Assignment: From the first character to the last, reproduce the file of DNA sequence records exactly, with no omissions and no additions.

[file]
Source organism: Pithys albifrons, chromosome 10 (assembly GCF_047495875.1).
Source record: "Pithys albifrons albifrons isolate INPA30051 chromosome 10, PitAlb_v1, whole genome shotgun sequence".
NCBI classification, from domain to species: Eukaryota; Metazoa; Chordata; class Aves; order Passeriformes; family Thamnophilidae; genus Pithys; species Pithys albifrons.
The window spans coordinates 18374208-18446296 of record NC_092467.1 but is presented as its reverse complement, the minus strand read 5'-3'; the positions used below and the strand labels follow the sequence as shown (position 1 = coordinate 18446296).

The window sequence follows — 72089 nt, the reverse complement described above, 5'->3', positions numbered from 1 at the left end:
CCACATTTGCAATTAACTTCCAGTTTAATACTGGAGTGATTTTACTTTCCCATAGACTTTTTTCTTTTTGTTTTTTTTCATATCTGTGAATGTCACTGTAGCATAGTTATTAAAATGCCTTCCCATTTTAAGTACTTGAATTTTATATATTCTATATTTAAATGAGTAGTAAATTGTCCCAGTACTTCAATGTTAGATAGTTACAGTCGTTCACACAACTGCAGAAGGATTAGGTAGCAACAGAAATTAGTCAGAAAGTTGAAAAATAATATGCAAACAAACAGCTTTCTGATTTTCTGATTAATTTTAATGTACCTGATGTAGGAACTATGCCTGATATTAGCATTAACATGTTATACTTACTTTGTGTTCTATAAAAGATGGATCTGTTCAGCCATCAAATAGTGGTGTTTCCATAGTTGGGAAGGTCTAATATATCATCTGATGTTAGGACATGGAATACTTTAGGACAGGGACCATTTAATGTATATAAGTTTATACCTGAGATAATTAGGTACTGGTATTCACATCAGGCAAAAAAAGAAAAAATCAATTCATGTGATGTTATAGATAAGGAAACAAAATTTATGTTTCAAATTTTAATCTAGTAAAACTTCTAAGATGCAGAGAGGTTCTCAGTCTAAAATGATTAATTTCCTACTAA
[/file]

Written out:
Source organism: Pithys albifrons, chromosome 10 (assembly GCF_047495875.1).
Source record: "Pithys albifrons albifrons isolate INPA30051 chromosome 10, PitAlb_v1, whole genome shotgun sequence".
NCBI classification, from domain to species: Eukaryota; Metazoa; Chordata; class Aves; order Passeriformes; family Thamnophilidae; genus Pithys; species Pithys albifrons.
The window spans coordinates 18374208-18446296 of record NC_092467.1 but is presented as its reverse complement, the minus strand read 5'-3'; the positions used below and the strand labels follow the sequence as shown (position 1 = coordinate 18446296).

The window sequence follows — 72089 nt, the reverse complement described above, 5'->3', positions numbered from 1 at the left end:
CCACATTTGCAATTAACTTCCAGTTTAATACTGGAGTGATTTTACTTTCCCATAGACTTTTTTCTTTTTGTTTTTTTTCATATCTGTGAATGTCACTGTAGCATAGTTATTAAAATGCCTTCCCATTTTAAGTACTTGAATTTTATATATTCTATATTTAAATGAGTAGTAAATTGTCCCAGTACTTCAATGTTAGATAGTTACAGTCGTTCACACAACTGCAGAAGGATTAGGTAGCAACAGAAATTAGTCAGAAAGTTGAAAAATAATATGCAAACAAACAGCTTTCTGATTTTCTGATTAATTTTAATGTACCTGATGTAGGAACTATGCCTGATATTAGCATTAACATGTTATACTTACTTTGTGTTCTATAAAAGATGGATCTGTTCAGCCATCAAATAGTGGTGTTTCCATAGTTGGGAAGGTCTAATATATCATCTGATGTTAGGACATGGAATACTTTAGGACAGGGACCATTTAATGTATATAAGTTTATACCTGAGATAATTAGGTACTGGTATTCACATCAGGCAAAAAAAGAAAAAATCAATTCATGTGATGTTATAGATAAGGAAACAAAATTTATGTTTCAAATTTTAATCTAGTAAAACTTCTAAGATGCAGAGAGGTTCTCAGTCTAAAATGATTAATTTCCTACTAA